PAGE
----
The Quiet American by Graham Greene

First published in 1955, The Quiet American is probably one of the best-known and most admired of Greene's many novels. It is based in part on the writer's experiences as a reporter living in Saigon in the early 1950s. The setting is Vietnam during the war between the then colonial power, France, and the Viet Minh, the largely Communist rebel movement seeking to end French rule, in the period shortly before the definitive French defeat iat Dien Bien Phu n 1954. But in another sense the setting could be said to be what has often called 'Greeneland', the exotic, corrupt, decadent world of several of Greene's novels. (The Mexico of The Power and the Glory may spring to mind.) However, to say this is not to imply that there is something formulaic or unconvincing about the novel's portral of Vietnam, which in fact comes vividly to life for readers of the novel. It may be a bit of a cliche, but one does feel almost able to see the colours and smell the smells of the times and places Greene evokes.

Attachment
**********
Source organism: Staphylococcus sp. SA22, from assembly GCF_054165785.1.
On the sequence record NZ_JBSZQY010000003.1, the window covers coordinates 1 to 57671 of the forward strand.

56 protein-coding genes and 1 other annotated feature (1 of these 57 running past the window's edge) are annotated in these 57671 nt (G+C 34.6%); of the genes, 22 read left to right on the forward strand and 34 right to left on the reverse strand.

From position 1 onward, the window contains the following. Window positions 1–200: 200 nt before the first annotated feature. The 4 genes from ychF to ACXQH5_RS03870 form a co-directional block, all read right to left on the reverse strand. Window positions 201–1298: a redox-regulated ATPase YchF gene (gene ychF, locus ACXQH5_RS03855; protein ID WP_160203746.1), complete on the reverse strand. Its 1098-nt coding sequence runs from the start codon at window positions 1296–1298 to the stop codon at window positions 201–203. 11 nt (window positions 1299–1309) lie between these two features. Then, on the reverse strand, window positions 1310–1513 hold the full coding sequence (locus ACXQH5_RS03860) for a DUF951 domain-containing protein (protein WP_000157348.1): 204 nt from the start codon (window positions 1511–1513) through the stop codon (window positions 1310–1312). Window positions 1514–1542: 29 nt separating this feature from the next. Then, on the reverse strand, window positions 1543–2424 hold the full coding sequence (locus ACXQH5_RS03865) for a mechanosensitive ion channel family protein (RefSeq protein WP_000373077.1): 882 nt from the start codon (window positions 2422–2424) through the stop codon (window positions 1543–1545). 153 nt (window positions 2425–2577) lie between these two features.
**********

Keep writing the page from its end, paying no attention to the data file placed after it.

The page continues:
There are a few memorable minor characters, such as the Pascal-reading, devoutly Catholic senior police officer Vigot, but this is essentially the story of three people. The narrator, Thomas Fowler, is a middle-aged English reporter, cynical and a bit world weary but happy enough living an unambitious life in Saigon with Phuong, a young Vietnamese woman. Into his world comes Alden Pyle, the 'quiet American' of the title, an idealistic Harvard graduate convinced that he has a mission to help Vietname by fostering a 'Third Force', a democratic nationalism which will provide an alterantive to both colonialims and Communism. Pyle also develops an interest in Phuong, and determines, with temporary success, to win her away from Fowler, with a view to marrying her and taking her to America. Central to the novel is the relationship between the two men, not really a friendship (despite Pyle's earnest efforts) but never really open hostility either. At one stage Pyle saves Fowler's life during a Viet Minh attack, and at the end Fowler appears to be complicit in Pyle's murder, having discovered that Pyle's activities include supplying the wherewithal for a rebel general to mount murderous attacks on Saigon civilians. Fowler decides that however noble Pyle's motives may be, his actions make him a menace that must be removed.